Here's a very insightful assessment of how our state governance got to be its current dysfunctional self, and don't be put off by the fact that it was prepared by outsiders - namely the Economist. In one of its special reports, the magazine describes California as "an experiment in extreme democracy gone wrong." And of course it's true. The beginning of the end came with the passage of Proposition 13 - along with the ascension of rabid anti-tax crusaders - that created a kind of ramrodding citizen legislature.
Many initiatives have either limited taxes or mandated spending, making it even harder to balance the budget. Some are so ill-thought-out that they achieve the opposite of their intent: for all its small-government pretensions, Proposition 13 ended up centralising California's finances, shifting them from local to state government. Rather than being the curb on elites that they were supposed to be, ballot initiatives have become a tool of special interests, with lobbyists and extremists bankrolling laws that are often bewildering in their complexity and obscure in their ramifications. And they have impoverished the state's representative government. Who would want to sit in a legislature where 70-90% of the budget has already been allocated?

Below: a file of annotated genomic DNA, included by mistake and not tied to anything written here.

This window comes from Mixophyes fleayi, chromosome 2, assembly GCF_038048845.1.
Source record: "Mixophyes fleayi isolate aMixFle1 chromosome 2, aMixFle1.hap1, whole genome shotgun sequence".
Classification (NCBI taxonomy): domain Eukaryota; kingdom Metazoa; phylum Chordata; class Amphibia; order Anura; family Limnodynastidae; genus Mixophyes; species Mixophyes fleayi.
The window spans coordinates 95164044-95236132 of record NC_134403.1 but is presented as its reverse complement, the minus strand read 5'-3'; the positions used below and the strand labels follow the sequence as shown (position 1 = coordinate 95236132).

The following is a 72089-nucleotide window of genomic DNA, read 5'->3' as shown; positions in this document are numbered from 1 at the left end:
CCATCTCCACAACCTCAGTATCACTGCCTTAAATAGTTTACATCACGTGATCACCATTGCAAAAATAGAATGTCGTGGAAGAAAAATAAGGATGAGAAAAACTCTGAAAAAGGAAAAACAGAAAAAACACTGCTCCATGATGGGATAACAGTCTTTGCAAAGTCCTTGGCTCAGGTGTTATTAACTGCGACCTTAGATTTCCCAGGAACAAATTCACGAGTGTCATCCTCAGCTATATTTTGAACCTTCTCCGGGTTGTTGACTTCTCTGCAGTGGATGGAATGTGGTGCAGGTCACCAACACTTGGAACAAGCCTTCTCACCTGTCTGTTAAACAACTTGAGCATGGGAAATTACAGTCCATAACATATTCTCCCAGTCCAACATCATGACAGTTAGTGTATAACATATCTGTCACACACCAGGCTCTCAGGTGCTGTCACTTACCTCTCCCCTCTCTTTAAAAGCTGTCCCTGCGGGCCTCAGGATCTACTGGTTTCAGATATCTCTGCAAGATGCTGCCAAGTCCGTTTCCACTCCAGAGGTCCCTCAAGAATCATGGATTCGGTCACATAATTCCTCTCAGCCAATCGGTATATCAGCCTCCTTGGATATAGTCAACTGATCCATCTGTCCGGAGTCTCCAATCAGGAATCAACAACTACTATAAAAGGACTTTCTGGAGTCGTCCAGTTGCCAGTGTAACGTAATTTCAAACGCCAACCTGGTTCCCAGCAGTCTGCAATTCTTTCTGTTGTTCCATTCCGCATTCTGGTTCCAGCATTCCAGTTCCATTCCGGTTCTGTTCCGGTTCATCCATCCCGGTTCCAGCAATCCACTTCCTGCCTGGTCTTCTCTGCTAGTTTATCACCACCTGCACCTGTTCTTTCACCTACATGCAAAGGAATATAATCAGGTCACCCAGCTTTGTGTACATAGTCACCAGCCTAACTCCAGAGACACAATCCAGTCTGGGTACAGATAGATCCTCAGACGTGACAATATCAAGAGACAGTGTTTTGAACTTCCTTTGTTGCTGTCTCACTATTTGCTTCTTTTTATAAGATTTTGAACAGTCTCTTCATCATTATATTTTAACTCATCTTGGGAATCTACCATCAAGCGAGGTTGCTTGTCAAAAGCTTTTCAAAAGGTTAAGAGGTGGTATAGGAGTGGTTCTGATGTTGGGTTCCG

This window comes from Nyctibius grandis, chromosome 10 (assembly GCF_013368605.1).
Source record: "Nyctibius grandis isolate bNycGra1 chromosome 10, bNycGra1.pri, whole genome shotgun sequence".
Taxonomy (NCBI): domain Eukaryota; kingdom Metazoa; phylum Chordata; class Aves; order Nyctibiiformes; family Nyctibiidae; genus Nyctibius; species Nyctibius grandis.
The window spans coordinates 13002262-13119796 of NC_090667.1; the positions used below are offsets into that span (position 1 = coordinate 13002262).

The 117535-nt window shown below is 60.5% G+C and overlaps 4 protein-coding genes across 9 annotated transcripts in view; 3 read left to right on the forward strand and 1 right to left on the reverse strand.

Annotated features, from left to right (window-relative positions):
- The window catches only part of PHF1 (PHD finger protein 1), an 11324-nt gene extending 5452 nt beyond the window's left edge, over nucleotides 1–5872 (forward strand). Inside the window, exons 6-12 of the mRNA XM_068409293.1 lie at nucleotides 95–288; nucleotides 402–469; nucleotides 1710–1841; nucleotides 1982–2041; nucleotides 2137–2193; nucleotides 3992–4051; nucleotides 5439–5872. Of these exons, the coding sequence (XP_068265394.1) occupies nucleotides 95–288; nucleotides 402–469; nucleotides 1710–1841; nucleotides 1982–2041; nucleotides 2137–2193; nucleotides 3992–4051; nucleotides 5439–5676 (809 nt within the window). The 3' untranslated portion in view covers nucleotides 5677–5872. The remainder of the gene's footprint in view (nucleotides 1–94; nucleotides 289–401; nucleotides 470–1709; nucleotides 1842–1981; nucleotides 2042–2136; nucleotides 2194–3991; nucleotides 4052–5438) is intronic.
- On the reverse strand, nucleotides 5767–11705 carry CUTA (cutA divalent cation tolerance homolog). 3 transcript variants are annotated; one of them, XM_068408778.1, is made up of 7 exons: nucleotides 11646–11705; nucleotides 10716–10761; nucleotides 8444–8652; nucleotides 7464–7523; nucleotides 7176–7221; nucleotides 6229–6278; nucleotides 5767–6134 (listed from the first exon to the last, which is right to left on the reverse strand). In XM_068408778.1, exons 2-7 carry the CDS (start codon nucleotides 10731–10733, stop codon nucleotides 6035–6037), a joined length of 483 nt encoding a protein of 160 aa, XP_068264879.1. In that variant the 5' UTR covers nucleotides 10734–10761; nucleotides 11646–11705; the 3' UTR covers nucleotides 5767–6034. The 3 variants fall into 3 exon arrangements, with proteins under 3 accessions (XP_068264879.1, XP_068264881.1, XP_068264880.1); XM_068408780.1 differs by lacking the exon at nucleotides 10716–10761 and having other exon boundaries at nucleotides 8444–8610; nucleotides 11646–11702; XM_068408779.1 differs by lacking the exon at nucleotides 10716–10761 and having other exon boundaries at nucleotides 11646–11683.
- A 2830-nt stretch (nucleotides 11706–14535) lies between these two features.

The magazine notes that California's style of democracy is precisely what James Madison and the other founding fathers were trying to avoid:
The federal constitution is based on checks and balances within and among three and only three branches of government--executive, legislative and judicial. That is because Madison feared that popular "passions" would undo the republic, that majorities might "tyrannise" minorities, and that "minority factions" (ie, special interests) would take over the system. America's was therefore to be a representative, not a direct, democracy. "Pure democracies have ever been spectacles of turbulence and contention," Madison wrote, "and have in general been as short in their lives as they have been violent in their deaths."
This notion did not travel well to the vast emptiness of America's frontier. The likes of August Schuckman were rugged individualists who trusted themselves more than any representative to run their affairs. So they instinctively embraced a direct and participatory form of democracy which they imported (with consequential alterations) from Switzerland, adding a fourth branch of government to the three existing ones. For much of the 20th century the resulting governance structure did no harm because voter initiatives were used sparingly. But then, starting in 1978, the culture and system mutated.